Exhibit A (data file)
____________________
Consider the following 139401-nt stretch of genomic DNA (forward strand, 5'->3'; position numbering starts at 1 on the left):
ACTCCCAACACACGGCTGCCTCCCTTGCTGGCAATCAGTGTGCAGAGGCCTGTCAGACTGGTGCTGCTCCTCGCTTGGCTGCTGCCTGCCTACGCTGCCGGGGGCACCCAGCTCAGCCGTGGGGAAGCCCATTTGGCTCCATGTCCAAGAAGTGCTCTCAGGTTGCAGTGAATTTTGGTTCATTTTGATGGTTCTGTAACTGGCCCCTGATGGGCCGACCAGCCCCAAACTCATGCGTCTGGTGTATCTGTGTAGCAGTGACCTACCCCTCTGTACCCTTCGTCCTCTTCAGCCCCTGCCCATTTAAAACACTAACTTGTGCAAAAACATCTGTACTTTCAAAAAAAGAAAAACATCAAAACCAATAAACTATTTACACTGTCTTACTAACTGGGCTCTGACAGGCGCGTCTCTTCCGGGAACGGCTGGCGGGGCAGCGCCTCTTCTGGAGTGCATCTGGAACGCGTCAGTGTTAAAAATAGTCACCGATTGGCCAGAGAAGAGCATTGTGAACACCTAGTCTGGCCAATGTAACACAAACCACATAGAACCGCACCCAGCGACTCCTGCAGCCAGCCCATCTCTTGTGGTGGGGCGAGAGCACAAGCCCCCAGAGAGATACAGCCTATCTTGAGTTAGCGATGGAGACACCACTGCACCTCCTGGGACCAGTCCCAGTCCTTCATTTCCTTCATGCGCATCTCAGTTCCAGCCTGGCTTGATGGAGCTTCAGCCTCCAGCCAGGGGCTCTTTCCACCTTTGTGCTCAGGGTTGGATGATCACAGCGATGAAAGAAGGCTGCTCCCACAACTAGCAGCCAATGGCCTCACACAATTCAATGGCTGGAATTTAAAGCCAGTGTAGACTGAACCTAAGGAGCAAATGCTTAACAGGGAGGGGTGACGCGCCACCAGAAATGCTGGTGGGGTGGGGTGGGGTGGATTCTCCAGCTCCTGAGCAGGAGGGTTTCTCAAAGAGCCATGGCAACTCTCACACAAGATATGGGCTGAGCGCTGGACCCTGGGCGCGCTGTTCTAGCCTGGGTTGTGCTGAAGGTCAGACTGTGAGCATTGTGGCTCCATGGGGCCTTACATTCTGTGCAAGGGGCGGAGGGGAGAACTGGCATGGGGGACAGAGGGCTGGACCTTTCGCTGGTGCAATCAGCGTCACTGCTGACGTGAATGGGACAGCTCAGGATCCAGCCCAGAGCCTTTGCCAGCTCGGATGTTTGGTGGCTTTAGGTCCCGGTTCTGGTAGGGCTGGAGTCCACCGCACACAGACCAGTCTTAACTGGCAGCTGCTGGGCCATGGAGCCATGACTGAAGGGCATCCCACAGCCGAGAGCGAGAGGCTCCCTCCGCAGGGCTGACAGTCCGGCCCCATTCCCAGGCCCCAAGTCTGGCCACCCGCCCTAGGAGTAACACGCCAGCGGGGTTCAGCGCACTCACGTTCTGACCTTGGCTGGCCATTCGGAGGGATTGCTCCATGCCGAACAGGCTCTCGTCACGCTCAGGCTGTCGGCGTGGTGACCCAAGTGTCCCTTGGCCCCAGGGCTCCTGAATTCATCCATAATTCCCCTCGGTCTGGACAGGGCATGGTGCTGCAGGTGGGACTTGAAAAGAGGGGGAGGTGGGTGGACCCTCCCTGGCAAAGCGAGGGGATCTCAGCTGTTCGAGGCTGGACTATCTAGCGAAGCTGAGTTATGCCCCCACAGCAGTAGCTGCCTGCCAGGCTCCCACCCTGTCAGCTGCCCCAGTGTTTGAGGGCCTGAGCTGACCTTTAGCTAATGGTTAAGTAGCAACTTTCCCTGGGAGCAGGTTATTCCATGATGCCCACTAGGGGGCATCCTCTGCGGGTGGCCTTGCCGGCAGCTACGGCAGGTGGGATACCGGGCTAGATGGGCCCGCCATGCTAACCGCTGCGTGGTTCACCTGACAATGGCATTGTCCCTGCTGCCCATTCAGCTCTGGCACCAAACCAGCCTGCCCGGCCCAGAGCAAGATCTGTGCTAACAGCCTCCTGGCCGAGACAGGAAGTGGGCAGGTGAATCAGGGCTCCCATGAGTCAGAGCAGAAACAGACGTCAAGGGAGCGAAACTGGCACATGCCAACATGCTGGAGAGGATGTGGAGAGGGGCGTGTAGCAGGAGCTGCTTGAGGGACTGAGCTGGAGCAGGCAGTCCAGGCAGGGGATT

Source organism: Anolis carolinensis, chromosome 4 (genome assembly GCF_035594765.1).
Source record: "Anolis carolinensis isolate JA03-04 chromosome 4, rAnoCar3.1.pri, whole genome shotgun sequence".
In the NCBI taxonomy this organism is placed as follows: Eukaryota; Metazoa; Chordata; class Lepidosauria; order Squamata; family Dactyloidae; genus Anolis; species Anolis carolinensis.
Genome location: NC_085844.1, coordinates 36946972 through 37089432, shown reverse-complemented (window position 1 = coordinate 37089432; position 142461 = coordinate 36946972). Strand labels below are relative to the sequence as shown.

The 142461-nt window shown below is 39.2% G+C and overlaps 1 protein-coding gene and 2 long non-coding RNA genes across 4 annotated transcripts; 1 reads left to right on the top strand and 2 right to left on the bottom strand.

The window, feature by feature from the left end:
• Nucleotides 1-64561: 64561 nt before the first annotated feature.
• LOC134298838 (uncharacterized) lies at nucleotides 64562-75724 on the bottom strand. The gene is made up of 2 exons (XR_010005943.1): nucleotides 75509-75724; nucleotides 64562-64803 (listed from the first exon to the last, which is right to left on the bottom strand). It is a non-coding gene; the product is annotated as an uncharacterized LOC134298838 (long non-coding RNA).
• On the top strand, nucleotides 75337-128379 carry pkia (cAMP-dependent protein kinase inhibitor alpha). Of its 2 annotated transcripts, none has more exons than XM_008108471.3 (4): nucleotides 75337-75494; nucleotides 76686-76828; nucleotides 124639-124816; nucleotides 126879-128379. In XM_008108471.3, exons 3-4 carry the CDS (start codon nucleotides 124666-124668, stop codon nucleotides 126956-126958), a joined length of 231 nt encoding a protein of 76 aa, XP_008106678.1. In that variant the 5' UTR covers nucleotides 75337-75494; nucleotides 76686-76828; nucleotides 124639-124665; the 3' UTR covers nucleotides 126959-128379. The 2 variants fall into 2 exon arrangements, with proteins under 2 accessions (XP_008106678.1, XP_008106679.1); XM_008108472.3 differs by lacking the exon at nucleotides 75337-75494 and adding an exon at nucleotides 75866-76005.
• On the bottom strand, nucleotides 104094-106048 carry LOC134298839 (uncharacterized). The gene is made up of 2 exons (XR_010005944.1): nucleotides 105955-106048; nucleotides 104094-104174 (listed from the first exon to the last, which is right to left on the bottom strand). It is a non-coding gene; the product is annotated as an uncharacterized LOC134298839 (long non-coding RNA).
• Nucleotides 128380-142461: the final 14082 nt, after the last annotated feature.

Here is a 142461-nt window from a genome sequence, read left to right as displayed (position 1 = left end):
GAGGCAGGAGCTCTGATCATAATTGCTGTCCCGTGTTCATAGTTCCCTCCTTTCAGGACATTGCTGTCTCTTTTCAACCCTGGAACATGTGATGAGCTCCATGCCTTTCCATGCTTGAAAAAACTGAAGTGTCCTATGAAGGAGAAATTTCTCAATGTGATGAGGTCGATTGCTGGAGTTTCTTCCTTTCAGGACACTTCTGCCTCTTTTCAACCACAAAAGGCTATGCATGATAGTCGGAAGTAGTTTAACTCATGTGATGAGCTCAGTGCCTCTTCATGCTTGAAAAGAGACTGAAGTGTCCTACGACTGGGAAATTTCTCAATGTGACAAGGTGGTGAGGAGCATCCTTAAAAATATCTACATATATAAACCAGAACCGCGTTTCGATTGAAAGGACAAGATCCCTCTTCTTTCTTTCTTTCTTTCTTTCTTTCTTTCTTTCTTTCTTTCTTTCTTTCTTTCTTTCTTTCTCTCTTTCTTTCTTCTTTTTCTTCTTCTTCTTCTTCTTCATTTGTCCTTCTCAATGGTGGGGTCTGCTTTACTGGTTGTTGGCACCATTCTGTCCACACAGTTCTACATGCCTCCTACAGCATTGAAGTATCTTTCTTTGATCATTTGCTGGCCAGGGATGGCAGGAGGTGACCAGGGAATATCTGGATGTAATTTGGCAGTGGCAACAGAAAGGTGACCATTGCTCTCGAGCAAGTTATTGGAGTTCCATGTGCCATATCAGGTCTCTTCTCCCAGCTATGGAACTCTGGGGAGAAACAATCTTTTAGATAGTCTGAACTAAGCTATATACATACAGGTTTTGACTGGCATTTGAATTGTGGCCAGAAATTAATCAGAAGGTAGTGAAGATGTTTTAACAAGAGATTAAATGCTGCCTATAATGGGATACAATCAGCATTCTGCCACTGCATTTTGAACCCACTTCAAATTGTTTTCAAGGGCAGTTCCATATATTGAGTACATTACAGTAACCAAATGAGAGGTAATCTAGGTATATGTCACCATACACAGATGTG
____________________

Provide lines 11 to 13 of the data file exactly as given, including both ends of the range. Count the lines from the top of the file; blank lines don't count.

• On the top strand, nucleotides 75337-128379 carry pkia (cAMP-dependent protein kinase inhibitor alpha). Of its 2 annotated transcripts, none has more exons than XM_008108471.3 (4): nucleotides 75337-75494; nucleotides 76686-76828; nucleotides 124639-124816; nucleotides 126879-128379. In XM_008108471.3, exons 3-4 carry the CDS (start codon nucleotides 124666-124668, stop codon nucleotides 126956-126958), a joined length of 231 nt encoding a protein of 76 aa, XP_008106678.1. In that variant the 5' UTR covers nucleotides 75337-75494; nucleotides 76686-76828; nucleotides 124639-124665; the 3' UTR covers nucleotides 126959-128379. The 2 variants fall into 2 exon arrangements, with proteins under 2 accessions (XP_008106678.1, XP_008106679.1); XM_008108472.3 differs by lacking the exon at nucleotides 75337-75494 and adding an exon at nucleotides 75866-76005.
• On the bottom strand, nucleotides 104094-106048 carry LOC134298839 (uncharacterized). The gene is made up of 2 exons (XR_010005944.1): nucleotides 105955-106048; nucleotides 104094-104174 (listed from the first exon to the last, which is right to left on the bottom strand). It is a non-coding gene; the product is annotated as an uncharacterized LOC134298839 (long non-coding RNA).
• Nucleotides 128380-142461: the final 14082 nt, after the last annotated feature.